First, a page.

Sometime late on Monday, Junior suddenly noticed blood in my urine bag. He didn't have the same medical background as John, but he knew enough to understand that blood in the urine meant my kidneys could be failing. Shortly after that, my kidneys did completely shut down. The doctors put me on dialysis right away, but this development worsened my condition to critical. My body was quickly giving way to whatever was happening inside, which still remained a deep mystery to us all.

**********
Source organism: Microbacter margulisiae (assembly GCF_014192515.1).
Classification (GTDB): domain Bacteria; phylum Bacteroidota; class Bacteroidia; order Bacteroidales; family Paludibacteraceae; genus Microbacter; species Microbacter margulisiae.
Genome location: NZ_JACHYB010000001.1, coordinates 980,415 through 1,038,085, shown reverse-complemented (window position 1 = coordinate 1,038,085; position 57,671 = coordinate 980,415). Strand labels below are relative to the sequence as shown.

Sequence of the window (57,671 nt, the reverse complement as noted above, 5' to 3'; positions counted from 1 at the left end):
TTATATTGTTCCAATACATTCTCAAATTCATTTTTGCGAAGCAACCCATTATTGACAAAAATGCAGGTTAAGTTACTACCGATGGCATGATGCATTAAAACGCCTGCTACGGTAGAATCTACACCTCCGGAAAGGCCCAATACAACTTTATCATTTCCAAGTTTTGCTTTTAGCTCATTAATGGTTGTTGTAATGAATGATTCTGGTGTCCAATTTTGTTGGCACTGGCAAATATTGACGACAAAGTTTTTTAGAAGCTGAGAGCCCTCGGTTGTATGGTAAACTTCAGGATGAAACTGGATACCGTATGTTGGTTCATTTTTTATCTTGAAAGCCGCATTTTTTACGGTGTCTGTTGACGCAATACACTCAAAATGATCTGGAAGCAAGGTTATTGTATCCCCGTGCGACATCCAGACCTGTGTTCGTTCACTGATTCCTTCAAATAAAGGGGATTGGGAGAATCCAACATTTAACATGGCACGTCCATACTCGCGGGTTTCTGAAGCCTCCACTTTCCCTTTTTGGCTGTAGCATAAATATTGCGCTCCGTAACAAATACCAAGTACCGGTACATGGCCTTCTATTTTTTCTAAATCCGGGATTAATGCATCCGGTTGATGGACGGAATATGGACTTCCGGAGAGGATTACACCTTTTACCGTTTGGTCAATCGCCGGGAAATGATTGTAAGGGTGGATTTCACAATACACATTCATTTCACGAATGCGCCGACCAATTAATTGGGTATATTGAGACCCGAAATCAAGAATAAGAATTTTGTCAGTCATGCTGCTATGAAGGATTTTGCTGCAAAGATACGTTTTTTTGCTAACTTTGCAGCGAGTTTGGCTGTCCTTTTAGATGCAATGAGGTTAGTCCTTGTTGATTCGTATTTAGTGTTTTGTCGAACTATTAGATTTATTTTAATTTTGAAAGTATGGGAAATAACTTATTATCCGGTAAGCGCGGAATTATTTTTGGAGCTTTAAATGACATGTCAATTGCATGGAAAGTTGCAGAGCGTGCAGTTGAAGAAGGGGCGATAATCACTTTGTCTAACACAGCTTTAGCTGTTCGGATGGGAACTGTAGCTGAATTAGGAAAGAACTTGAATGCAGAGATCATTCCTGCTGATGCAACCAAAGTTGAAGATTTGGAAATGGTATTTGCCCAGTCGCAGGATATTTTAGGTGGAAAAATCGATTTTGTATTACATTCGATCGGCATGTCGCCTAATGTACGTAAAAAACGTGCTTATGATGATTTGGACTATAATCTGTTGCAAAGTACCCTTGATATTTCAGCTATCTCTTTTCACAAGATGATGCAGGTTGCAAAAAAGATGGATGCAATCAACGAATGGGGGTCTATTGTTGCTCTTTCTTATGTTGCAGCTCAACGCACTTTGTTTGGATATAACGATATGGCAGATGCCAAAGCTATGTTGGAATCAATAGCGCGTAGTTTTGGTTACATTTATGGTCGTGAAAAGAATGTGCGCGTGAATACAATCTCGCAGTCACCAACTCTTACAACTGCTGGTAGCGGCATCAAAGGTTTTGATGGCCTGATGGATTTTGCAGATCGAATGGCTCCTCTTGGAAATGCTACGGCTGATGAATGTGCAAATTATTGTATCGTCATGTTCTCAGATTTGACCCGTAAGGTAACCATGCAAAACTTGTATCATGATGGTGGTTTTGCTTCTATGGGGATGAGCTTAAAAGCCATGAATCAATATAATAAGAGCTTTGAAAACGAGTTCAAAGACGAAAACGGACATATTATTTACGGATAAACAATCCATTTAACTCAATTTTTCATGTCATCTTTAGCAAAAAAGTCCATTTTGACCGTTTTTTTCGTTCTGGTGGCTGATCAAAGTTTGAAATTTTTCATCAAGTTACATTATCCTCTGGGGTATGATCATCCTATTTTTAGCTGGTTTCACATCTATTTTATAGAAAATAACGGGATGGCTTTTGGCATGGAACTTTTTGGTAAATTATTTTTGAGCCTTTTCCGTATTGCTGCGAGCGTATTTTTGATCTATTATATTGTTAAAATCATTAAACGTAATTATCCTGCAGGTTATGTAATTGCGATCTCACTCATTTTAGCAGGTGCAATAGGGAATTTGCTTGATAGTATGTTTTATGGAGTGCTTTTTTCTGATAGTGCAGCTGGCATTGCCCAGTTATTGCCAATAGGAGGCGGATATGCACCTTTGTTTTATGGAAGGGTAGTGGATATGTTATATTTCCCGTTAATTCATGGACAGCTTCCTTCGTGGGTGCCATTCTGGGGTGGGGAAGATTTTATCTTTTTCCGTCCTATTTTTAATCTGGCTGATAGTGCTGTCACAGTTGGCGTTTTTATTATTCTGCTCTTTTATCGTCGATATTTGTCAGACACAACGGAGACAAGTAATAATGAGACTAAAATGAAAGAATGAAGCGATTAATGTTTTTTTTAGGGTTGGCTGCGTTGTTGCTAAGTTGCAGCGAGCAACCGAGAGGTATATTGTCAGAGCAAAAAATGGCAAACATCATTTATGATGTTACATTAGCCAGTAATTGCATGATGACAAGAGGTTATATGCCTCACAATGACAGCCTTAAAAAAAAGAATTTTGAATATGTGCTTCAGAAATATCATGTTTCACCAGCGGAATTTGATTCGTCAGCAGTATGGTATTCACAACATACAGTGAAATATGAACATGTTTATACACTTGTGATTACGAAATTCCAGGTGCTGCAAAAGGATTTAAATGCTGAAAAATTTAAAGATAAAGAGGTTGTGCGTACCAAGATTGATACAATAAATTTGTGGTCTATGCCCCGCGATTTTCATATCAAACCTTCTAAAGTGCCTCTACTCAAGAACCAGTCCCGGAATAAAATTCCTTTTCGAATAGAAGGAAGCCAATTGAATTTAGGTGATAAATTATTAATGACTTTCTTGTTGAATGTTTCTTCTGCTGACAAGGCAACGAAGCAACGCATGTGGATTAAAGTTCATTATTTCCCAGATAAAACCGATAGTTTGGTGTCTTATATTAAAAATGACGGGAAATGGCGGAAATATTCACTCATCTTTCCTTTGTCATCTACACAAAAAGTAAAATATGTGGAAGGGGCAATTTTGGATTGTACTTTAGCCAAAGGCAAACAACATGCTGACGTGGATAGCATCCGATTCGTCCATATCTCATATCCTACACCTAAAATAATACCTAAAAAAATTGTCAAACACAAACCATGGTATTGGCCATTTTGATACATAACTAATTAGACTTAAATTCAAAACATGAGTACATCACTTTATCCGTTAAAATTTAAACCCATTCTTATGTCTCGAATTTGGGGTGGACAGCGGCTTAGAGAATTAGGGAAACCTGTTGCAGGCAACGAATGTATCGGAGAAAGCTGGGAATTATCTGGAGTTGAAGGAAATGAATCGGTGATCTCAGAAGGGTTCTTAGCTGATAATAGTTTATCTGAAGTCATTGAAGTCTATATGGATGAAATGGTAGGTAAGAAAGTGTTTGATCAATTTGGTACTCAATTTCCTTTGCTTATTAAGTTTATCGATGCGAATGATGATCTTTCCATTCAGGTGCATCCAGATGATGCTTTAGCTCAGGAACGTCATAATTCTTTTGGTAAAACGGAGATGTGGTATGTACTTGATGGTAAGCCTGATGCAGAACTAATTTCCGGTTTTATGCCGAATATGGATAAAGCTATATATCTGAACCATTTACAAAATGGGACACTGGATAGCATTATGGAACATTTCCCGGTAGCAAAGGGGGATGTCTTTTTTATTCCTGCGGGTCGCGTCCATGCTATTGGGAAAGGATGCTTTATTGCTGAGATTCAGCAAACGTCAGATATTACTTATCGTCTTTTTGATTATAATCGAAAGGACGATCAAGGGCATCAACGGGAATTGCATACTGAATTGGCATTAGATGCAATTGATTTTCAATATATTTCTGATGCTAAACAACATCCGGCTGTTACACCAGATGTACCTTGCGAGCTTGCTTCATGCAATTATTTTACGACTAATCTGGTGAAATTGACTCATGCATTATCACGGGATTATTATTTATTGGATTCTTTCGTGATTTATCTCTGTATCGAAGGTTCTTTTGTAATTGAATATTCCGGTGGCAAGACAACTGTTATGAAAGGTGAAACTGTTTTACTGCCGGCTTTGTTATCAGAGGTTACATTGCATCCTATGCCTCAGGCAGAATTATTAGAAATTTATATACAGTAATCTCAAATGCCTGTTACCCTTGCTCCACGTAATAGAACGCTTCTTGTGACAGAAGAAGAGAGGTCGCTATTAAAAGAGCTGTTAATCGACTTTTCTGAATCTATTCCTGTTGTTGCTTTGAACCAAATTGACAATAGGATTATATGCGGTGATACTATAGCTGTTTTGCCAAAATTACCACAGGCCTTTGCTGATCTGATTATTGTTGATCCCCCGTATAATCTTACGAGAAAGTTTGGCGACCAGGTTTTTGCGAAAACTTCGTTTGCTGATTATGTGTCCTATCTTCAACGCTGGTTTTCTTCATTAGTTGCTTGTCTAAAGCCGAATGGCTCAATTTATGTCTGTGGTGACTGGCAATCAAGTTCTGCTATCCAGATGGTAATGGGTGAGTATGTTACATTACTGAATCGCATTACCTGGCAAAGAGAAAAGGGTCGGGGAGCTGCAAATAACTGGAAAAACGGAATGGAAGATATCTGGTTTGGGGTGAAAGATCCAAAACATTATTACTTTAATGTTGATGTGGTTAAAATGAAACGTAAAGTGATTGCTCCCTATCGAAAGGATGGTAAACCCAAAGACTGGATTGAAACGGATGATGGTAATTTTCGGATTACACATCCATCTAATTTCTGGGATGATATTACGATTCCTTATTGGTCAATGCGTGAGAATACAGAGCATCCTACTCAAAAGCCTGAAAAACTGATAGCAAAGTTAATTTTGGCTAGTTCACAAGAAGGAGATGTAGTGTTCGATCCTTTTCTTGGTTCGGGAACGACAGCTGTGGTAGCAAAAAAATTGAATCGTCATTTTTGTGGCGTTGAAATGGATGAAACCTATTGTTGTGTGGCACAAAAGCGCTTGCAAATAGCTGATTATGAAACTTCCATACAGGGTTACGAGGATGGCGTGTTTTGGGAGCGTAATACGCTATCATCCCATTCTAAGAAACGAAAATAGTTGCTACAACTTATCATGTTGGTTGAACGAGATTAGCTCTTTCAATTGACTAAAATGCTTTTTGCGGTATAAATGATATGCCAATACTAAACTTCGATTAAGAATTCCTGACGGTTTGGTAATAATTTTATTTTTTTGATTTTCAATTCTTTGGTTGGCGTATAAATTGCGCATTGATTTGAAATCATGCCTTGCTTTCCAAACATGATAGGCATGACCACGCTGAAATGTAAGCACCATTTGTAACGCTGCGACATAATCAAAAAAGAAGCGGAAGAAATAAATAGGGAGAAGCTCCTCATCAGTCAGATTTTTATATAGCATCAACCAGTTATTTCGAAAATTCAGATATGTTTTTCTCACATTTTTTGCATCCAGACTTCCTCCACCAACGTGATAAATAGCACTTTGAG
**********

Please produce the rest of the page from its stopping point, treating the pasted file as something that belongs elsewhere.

From the time I arrived at Sky Ridge, my body temperature was steadily over one hundred degrees, sometimes spiking upwards of one hundred and four. This was a sure sign that in addition to my back issues, I was fighting some type of infection. I had been traveling a lot prior to getting sick and my body was severely fatigued. I'd been on planes and in hotel rooms all over the country for several weeks at a time. I was physically and mentally exhausted, which wasn't exactly helping my body battle off potential germs. Even with these fluctuations, by the time Tuesday morning came, I had stabilized enough to give Junior the confidence to go home, take a shower, walk his dogs and get a little sleep. I don't think he closed his eyes once in my hospital room during those first two nights. He had to be on the verge of exhaustion himself.